“The fey can be dealt with,” Jelena pointed out. “The Composer might not even exist.”

The cherve nodded. “Yeah, I’ve heard that theory. They say the hackers are just screwing with everyone.”

“The ‘sarians definitely think he’s real,” Yolanda whispered. “Wouldn’t they have a better idea than anyone else?”

Jelena shrugged. “Well, it makes them feel better if they’re getting their asses kicked by an actual person, rather than just a mindless horde of zombies. I don’t know if you noticed, but they stepped up the whole ‘Composer’ thing after this latest debacle.”

I finally grabbed my drink back from Seena. It was mostly gone, but there was still some left. “So, what, they’re just blaming someone convenient and running scared?”

“Everyone’s running scared. I’m sure Headlights can attest to that.” Veda glared, but Jelena just grinned back. It faded after a moment, though. “But yeah, they’re scared. Everyone’s scared. The warlords are pulling back, the ‘sarians have their hands full with captured screamers, and the Paladins are still only five people.” She shrugged. “I know I’m thinking about packing off to one of the other parts of the city.”

“That’s a panic reaction,” Seena admonished, as I carefully dodged her attempts to retrieve my drink. “That is exactly what the Composer wants.” She waved her hand. “Or if there is no Composer, it will still play into the zombies’ hands. It’s herd mentality. If we bunch up, that just makes us juicier targets.”

“She’s right.” Delphie’s mouse had disappeared when I wasn’t looking. “Trust the assassin to know a thing or two about killing.”

My sister buried her face in her hand. “I told you, it’s not like that…”

Delphie waved away her complaints. “You work in a bookstore, you learn how to read. You work around assassins, you learn how to assassinate. You overhear stuff. I’m not insulting you, sweetness, I’m just acknowledging you know what you’re talking about.”

Seena readjusted her daygoggles for the umpteenth time. “Yeah…it’s just not something I want to be known for.”

Zusa wisely steered the conversation back on topic. “So what are we supposed to do, then? If bunching up will get us killed, then—”

“Bunching up is different from herd tactics,” Veda interrupted. “Herds run away. The cultures are fortifying.” She shrugged. “I guess that’s the right idea.”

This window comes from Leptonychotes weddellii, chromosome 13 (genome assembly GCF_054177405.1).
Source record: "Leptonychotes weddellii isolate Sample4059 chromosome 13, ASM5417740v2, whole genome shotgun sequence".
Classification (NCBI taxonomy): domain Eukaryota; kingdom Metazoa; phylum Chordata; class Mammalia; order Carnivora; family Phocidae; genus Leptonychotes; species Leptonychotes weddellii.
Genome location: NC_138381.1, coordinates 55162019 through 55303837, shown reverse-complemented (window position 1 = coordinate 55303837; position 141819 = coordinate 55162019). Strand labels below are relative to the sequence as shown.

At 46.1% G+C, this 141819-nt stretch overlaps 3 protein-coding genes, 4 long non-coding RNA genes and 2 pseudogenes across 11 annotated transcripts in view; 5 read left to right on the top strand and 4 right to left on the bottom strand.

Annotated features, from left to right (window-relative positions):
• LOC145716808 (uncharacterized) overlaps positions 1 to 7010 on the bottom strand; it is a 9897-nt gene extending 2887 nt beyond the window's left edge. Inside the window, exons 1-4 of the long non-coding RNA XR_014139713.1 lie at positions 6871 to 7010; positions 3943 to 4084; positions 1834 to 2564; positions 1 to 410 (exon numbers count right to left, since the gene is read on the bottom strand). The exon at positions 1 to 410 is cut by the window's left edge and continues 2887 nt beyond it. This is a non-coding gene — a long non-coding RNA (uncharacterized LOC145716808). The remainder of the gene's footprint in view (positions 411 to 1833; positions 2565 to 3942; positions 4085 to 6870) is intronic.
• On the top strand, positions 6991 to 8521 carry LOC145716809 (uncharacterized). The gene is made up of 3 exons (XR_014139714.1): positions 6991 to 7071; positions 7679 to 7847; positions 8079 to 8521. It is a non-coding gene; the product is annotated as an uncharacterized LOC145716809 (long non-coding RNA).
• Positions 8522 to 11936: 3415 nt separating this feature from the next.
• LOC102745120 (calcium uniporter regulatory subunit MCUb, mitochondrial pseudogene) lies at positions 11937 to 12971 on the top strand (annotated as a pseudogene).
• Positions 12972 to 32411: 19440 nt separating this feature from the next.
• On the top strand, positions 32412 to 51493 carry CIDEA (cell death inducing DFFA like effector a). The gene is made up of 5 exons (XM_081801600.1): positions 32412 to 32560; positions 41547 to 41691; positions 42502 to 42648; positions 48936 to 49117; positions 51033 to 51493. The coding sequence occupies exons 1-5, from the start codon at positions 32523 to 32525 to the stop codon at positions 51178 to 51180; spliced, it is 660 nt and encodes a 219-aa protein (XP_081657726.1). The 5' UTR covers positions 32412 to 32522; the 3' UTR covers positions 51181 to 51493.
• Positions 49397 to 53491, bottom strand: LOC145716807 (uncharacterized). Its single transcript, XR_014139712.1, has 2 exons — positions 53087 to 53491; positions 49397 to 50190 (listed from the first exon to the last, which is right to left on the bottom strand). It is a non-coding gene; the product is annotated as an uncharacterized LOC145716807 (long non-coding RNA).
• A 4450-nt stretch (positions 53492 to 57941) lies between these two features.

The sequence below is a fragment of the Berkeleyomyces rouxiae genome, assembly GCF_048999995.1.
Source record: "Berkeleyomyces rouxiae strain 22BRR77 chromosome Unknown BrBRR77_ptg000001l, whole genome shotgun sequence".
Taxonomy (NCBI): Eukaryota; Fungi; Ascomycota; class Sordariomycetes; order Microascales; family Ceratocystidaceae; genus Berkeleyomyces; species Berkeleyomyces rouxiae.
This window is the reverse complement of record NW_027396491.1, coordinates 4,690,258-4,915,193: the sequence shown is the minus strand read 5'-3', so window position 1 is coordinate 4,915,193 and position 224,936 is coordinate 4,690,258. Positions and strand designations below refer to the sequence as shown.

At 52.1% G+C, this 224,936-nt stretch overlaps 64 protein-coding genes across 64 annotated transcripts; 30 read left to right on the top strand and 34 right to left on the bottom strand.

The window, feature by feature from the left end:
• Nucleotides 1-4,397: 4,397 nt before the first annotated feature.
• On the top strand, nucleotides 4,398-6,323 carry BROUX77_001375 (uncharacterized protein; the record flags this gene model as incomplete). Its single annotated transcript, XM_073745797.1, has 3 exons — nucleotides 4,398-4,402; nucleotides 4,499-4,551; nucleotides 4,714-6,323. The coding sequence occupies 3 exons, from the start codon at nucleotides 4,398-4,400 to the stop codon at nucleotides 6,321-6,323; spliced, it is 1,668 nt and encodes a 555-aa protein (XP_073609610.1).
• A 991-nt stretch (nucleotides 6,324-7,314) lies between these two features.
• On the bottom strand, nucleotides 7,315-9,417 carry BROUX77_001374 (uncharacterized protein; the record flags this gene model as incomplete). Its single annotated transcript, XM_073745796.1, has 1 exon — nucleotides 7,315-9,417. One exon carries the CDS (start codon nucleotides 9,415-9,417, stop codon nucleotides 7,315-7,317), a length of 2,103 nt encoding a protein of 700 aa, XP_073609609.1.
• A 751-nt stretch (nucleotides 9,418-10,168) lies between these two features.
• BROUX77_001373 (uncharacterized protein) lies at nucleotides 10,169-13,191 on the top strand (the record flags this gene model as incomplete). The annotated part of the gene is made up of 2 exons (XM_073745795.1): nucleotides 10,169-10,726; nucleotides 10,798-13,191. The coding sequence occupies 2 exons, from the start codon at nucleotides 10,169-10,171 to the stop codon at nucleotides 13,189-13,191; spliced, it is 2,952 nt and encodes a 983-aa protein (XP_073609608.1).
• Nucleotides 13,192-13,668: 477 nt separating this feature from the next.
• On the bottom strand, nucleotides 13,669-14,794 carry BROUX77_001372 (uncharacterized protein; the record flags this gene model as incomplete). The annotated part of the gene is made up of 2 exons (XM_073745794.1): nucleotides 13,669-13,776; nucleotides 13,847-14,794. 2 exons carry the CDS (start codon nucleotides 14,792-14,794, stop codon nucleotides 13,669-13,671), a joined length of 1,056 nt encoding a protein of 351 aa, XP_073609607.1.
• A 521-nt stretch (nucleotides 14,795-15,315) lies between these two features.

“They need to make friends,” Zusa corrected. “Fortifying is all well and good, but if the cultures united, no one would be able to touch them.”

“Right now, the cultures are just slightly harder targets,” I mused. I was more determined than ever to make sure Aramazd and MC allied. It was in everyone’s best interest; I had to be able to convince him of that.

“Not really anything we can do, though,” Delphie grumbled. “Like Jelena said, no one is willing to take a chance right now.”

The Glasyan in question leaned back in her chair, a pained expression on her face. “Maybe it will get better in a few weeks, but I have a feeling someone is going to get hit pretty hard before then. Probably the demons.” She turned to Yolanda. “None of your domains have been hit yet, right?”

The girl shook her head. “No…and I have a feeling you’re right about us being next.” She grimaced. “I guess there’s a decent chance this will be the last any of you see me.”

Death is a fact of life in Domina. More so since the screamers appeared; two of my friends had died at Triple I, and another one was screaming. It’s rare to really have a good idea of when you’re going to die, though. We don’t have much disease, and bullets kill faster than sickness anyway.

So this left us all with a very unique opportunity. We could try sequestering her in the domain of a culture that had already been hit to reduce her chances of getting caught in an attack, but in the current political climate, that probably wouldn’t work. Besides, what about all the other demons?

I could see it in her eyes; she was planning to stay with her culture, probably die at the next attack. She was stronger than she looked.

We could have a party, or something. Not a funeral, since that would jinx it, but even just spending more time together would make her happy. It was the least we could do, and from the looks on everyone’s faces, they all agreed with me.

So I pulled her close and kissed her.

Behind the Scenes (86)

This is…eh. I had difficulty writing it, much more than I had any right to. But I still think it came out okay.

Oh, and about Simon’s comment: Disease isn’t anywhere close to defeated in Domina. It’s a little better than our world, between the disease-resistance buffs and just general higher-quality medicine world-wide, but deaths from disease are still extremely rare. Generally, if someone gets sick enough so that their life is actually in danger, they’ll be killed by someone—maybe an old enemy, maybe just a thief, whatever—long before the disease has run its course. It’s to the point that if someone recovers from a life-threatening disease, they are often assumed to be a doppelganger, an identity thief who murdered the original after using the toy maker to disguise themselves.